Robinson Crusoe is a novel by Daniel Defoe that was first published in 1719. Epistolary, confessional, and didactic in form, the book is a fictional autobiography of the title character—a castaway who spends 28 years on a remote tropical island near Trinidad, encountering cannibals, captives, and mutineers before being rescued.The story was perhaps influenced by Alexander

Robinson R22
The Robinson R22 is a two-bladed, single-engine light utility helicopter manufactured by Robinson Helicopter. The two-seat R22 was designed in 1973 by Frank Robinson and has been in production since 1979.-Development:

Robinson R44
|-See also:-External links:* * * * * *

Robinsons Star Mills Pampanga
Robinsons Starmills Pampanga or Starmills Mall is a shopping mall owned and operated by John Gokongwei and his company, Robinsons Malls, the second largest mall operator in the Philippines. This is the very first Robinsons Mall in the Central Luzon and in the Pampanga Province, rivaling adjacent SM City Pampanga, a shopping mall owned by Henry Sy, Sr

Robonaut
Robonaut is a humanoid robotic development project conducted by the Dextrous Robotics Laboratory at NASA's Johnson Space Center in Houston, Texas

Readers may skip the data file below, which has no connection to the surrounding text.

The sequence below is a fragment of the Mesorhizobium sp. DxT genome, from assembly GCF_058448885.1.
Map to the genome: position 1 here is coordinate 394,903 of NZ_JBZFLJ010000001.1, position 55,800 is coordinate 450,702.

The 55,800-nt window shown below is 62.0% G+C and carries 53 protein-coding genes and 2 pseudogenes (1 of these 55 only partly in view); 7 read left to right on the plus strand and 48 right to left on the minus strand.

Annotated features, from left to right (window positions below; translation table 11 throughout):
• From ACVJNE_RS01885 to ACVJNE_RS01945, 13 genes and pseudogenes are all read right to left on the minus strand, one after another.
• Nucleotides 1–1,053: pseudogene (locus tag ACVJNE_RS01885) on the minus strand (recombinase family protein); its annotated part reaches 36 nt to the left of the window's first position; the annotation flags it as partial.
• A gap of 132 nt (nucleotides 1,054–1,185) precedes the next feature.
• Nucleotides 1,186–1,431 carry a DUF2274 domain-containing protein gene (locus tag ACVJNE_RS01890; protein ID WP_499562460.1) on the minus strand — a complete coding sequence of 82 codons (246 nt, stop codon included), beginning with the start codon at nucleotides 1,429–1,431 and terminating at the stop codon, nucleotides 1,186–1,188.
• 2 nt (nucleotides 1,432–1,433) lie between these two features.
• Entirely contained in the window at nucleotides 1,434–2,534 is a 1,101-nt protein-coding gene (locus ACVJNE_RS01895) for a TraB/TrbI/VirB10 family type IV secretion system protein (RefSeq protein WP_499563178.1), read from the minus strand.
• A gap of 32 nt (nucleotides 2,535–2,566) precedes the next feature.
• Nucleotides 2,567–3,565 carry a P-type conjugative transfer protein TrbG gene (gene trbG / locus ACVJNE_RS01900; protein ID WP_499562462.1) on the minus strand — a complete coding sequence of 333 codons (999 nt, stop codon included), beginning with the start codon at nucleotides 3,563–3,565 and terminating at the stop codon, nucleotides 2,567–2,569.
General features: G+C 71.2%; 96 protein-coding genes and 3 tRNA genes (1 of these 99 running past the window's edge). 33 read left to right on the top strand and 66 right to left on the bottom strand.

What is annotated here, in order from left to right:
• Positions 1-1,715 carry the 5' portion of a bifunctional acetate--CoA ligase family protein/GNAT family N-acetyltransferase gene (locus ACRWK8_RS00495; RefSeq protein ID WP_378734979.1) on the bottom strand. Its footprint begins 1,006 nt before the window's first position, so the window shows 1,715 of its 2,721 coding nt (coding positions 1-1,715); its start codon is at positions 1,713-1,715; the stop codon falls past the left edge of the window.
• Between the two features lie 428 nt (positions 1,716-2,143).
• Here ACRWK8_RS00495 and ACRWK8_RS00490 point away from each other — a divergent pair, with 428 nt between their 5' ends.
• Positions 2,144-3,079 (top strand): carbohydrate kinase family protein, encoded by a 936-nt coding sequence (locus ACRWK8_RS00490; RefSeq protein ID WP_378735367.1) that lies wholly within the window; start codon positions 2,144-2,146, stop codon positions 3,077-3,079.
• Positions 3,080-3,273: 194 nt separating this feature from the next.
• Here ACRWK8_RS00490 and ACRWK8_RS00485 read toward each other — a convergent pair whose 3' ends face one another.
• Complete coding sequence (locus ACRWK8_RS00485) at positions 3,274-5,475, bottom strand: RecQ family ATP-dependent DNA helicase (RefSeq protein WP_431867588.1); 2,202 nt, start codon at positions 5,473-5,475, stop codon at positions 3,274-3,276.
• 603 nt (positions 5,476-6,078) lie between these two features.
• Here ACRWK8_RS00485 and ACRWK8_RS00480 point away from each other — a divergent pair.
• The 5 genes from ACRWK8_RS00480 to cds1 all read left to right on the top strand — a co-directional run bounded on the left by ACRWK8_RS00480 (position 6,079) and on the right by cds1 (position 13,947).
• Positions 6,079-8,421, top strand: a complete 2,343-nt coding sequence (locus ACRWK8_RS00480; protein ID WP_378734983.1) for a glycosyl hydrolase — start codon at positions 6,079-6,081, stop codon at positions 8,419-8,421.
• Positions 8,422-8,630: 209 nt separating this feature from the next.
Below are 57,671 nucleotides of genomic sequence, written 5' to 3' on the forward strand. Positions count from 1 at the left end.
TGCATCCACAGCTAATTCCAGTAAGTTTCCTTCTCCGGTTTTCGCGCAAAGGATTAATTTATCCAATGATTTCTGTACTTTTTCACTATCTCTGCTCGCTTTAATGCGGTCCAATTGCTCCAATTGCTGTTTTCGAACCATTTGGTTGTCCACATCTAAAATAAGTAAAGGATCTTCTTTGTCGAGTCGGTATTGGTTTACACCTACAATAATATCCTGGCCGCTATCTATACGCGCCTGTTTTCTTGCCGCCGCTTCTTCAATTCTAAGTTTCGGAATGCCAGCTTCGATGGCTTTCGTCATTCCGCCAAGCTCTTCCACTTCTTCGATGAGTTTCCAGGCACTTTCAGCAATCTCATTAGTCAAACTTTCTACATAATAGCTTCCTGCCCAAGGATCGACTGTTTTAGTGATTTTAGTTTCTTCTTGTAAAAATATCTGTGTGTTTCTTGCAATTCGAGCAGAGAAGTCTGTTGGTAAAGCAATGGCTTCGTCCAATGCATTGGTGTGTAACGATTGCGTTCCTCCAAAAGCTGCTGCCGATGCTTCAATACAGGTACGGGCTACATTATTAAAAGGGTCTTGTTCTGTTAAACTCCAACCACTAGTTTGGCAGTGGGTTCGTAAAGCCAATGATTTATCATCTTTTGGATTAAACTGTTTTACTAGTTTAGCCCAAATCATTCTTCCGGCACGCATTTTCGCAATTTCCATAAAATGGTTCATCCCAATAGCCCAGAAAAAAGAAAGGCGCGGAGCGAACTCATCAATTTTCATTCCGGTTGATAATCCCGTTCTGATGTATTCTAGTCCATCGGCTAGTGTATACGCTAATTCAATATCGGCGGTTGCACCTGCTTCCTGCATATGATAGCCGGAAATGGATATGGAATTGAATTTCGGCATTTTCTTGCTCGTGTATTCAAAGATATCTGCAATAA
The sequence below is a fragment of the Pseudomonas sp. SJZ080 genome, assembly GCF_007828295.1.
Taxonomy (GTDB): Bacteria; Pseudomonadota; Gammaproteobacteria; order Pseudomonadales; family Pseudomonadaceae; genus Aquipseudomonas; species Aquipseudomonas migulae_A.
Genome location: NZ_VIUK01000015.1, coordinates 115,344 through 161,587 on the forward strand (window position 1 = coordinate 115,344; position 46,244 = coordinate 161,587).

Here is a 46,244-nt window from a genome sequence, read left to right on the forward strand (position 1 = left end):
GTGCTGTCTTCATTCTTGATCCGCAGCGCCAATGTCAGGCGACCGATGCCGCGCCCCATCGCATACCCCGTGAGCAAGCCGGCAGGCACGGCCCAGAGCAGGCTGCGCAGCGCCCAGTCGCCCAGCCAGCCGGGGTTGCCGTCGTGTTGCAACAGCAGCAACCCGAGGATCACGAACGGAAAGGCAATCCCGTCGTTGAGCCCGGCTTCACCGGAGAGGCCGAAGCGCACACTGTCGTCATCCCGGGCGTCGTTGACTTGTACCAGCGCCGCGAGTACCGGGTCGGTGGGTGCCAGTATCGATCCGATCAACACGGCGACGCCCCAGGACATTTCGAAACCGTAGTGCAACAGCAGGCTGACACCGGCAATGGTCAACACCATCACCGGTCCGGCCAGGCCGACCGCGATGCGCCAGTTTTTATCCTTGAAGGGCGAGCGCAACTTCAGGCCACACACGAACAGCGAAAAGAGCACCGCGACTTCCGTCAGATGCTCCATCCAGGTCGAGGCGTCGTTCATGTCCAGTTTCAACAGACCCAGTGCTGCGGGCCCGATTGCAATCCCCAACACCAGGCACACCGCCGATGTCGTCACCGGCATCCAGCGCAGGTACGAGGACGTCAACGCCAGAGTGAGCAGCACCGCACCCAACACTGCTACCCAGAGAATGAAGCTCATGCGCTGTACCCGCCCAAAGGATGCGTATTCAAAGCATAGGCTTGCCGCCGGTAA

Roborovski hamster
Roborovskis or desert hamsters are the smallest of all hamsters, averaging under an inch at birth, and three inches during adulthood

Robot dog
Robotic dogs are robots designed to resemble dogs in appearance and behavior, usually incorporating canine characteristics such as barking or tail-wagging

Rocamadour
Rocamadour is a commune in the Lot department in south-western France. It lies in the former province of Quercy.Rocamadour has attracted visitors for its setting in a gorge above a tributary of the River Dordogne, and especially for its historical monuments and its sanctuary of the Blessed Virgin Mary, which for centuries has attracted pilgrims from every

Rochdale
Rochdale is a large market town in Greater Manchester, England. It lies amongst the foothills of the Pennines on the River Roch, north-northwest of Oldham, and north-northeast of the city of Manchester. Rochdale is surrounded by several smaller settlements which together form the Metropolitan Borough of Rochdale, population 206,500

Rochdale Canal
The Rochdale Canal is a navigable "broad" canal in northern England, part of the connected system of the canals of Great Britain. The "Rochdale" in its name refers to the town of Rochdale, Greater Manchester, through which the canal passes.

Rochelle, Illinois
Rochelle is a city in Ogle County, Illinois, United States. The population was 9,574 at the 2010 census, up from 9,424 at the 2000 census. Rochelle is about west of Chicago and south of Rockford

Rochester Castle
Rochester Castle stands on the east bank of the River Medway in Rochester, Kent, England. The 12th-century keep or stone tower, which is the castle's most prominent feature, is one of the best preserved in England or France. Located along the River Medway and Watling Street, Rochester was a strategically important royal castle

Rochester Institute of Technology
The Rochester Institute of Technology is a private university, located within the town of Henrietta in metropolitan Rochester, New York, United States

Rochester Lancers